What Is a Utility Patent?
A utility patent covers the creation of a new or improved—and useful—product, process, or machine. A utility patent, also known as a "patent for invention," prohibits other individuals or companies from making, using, or selling the invention without authorization. When most people refer to a patent, they most likely are referring to a utility patent.
- Utility patents are specific to products, processes, or machines that are new or improved.
- Patent owners have exclusive rights to make, use, or sell the invention, giving utility patents a meaningful value.
- Patents are good for up to 20 years but may require maintenance fees to maintain them.
- Utility patents make up more than 90 percent of all patents granted by the U.S. Patent and Trademark Office.
Understanding Utility Patents
Utility patents give inventors exclusive commercial rights to produce and utilize the latest technology covered by the patent. This value makes utility patents difficult to obtain. As well, they can be difficult to write, the process may be time-consuming and expensive to undertake, and their complexity may make them difficult to understand.
Utility patents cover the creation of a new or improved—and useful—product, process, or machine and give its inventor exclusive commercial rights to it for 20 years.
The nature of a utility patent is covered in Title 35, Part II, Chapter 10, Subsection 101 of the United States Code, which defines it as any invention for which a patent may be obtained: "Whoever invents or discovers any new and useful process, machine, manufacture, or composition of matter, or any new and useful improvement thereof, may obtain a patent therefor, subject to the conditions and requirements of this title."
Utility patents are issued by the U.S. Patent and Trademark Office (USPTO) and last for up to 20 years. However, the patent holder may have to pay maintenance fees over that time period. Once a utility patent has been issued, inventors have the right to stop others from manufacturing, using, or selling their invention.
For many, the first step in obtaining a utility patent, aside from a unique idea, is enlisting a patent attorney or agent. They can guide an inventor through the complex utility patent filing process. The next step may be hiring a technical illustrator to draft patent drawings. When all the pieces are compiled, a filing may be made. Depending on the complexity of the invention, filing costs can range from a few thousand dollars to tens of thousands of dollars.
Utility Patents vs. Other Patents
A product protected by a utility patent also may obtain a design patent, which safeguards its unique visual elements and requires only drawings of a design accompanied by limited text. Design patents last for 14 to 15 years from the date of filing and can be obtained on their own. To get both a utility patent and a design patent, remember that the invention must be useful and serve some practical purpose, not just decoration.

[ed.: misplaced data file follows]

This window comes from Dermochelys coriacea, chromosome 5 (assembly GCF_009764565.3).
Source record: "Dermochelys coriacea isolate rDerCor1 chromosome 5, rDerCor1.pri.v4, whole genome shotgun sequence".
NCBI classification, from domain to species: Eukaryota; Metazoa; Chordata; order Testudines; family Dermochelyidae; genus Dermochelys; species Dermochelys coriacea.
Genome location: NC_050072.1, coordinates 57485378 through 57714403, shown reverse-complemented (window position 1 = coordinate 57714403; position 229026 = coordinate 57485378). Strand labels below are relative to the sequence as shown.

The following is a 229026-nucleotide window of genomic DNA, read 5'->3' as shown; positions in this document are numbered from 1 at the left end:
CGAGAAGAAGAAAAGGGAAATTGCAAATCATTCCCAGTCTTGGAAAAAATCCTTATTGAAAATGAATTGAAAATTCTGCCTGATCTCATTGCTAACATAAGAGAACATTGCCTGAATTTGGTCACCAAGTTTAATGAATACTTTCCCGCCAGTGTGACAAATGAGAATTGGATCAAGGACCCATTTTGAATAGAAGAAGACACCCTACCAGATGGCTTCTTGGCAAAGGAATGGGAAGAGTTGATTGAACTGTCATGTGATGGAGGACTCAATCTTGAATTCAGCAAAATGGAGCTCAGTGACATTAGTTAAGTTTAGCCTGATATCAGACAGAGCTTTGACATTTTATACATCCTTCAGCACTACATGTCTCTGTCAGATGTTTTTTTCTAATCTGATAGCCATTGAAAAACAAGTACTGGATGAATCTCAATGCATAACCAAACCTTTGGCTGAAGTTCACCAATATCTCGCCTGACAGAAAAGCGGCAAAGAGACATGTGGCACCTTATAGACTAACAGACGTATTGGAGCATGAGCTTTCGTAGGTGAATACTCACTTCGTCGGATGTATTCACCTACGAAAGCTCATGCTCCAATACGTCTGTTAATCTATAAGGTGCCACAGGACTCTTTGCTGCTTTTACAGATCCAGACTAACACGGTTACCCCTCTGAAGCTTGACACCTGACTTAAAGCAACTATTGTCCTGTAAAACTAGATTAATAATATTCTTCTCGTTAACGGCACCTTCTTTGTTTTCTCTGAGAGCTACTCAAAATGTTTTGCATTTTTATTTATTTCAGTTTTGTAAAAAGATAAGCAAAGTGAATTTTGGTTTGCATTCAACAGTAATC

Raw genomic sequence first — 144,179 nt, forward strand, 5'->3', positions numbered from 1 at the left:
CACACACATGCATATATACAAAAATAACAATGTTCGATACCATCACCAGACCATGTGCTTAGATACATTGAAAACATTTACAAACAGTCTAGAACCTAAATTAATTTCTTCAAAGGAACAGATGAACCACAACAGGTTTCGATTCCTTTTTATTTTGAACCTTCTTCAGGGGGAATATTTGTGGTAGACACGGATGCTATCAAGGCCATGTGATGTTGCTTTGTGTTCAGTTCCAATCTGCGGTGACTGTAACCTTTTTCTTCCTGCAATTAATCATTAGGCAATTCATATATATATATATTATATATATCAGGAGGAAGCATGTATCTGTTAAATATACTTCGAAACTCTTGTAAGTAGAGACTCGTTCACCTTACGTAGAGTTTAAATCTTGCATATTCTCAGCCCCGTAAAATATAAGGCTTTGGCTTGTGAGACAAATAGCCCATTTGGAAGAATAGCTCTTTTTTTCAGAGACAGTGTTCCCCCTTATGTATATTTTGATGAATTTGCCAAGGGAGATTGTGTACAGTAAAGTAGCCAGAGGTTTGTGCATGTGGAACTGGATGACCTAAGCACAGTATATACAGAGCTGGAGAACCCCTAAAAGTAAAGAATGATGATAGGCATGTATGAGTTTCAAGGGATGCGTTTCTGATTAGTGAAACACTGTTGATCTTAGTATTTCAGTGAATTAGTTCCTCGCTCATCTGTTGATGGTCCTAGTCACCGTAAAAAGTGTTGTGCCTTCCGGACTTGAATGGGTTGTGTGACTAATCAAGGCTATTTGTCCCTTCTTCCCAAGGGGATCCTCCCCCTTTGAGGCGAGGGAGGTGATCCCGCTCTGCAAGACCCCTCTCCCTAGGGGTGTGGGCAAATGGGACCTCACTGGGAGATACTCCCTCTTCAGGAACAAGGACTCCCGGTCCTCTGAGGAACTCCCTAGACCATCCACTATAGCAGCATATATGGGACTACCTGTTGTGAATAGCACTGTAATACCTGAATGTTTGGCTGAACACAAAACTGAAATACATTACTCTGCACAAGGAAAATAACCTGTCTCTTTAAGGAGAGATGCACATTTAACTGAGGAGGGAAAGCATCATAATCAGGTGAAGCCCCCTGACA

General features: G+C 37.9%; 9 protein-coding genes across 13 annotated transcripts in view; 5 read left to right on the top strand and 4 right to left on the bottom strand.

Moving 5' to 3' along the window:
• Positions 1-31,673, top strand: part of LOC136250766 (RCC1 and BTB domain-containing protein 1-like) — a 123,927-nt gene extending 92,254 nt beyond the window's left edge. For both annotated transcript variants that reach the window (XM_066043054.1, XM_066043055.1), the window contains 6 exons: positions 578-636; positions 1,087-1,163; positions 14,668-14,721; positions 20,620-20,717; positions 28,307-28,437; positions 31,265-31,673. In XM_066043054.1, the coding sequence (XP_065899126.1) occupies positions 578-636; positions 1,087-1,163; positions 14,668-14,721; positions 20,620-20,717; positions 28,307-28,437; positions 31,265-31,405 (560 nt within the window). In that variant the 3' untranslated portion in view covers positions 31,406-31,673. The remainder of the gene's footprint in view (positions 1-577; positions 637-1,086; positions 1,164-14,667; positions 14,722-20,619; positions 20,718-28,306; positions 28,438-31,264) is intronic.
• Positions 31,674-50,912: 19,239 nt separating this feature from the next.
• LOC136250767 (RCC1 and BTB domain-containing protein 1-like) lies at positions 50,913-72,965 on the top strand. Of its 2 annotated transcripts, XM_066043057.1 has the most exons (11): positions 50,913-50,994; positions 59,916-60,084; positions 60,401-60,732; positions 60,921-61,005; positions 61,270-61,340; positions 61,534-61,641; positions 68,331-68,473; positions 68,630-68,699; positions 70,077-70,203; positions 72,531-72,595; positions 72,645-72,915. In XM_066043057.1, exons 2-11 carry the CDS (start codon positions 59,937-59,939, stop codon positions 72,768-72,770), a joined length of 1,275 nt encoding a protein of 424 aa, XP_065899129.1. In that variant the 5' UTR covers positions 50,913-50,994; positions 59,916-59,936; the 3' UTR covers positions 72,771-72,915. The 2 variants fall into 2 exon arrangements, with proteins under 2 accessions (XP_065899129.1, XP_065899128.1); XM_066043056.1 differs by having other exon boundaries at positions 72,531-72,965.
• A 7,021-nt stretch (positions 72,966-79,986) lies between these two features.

A third type of patent available is called a plant patent, and it is acquired by someone who has discovered or created a new variety of plant. It lasts 20 years from the date of filing and requires no maintenance fees. Plant patents are considerably fewer than utility or design patents.
Examples of Utility Patents
Utility patents, the most common type issued by the USPTO, apply to a broad range of inventions, including:
- Machines (something composed of moving parts, such as engines or computers)
- Articles of manufacture (brooms, candleholders, etc.)
- Processes (business processes, software, etc.)
- Compositions of matter (pharmaceuticals)?
According to the USPTO, more than 90% of all patents granted are utility patents.
Searching for Utility Patents
The USPTO offers multiple ways to search for patents, whether it is part of your research before applying for your own or even if you are just curious. The Patent Public Search option allows users to search by keywords, inventors' names, or other filter options. There also are options available for searching application status if you already have filed for a patent.
How Do Utility Patents Differ From Other Patents?
Utility patents are for products, processes, or machines that are new or improved, and they represent more than 90% of patents granted by the USPTO. Among other types of patents are design patents, which are drawings of a design with only minimal text. It's even possible to patent a plant that you have discovered or created.
Can You Search for Existing Patents?
The USPTO's Patent Public Search option allows users to see what patents might already exist. Searches can be filtered by keywords and other descriptions.
Do Utility Patents Expire?
Utility patents are good for up to 20 years. During that time period, the patent holder may have to pay maintenance fees to maintain the patent.
The Bottom Line
New or improved products, processes, or machines are eligible for utility patents, which give the patent holder exclusive rights over the product. This includes manufacturing and selling the product, and that can be valuable when there is a market for the patented item. Utility patents are the most common type of patent granted by the USPTO by a wide margin, and they are good for up to 20 years.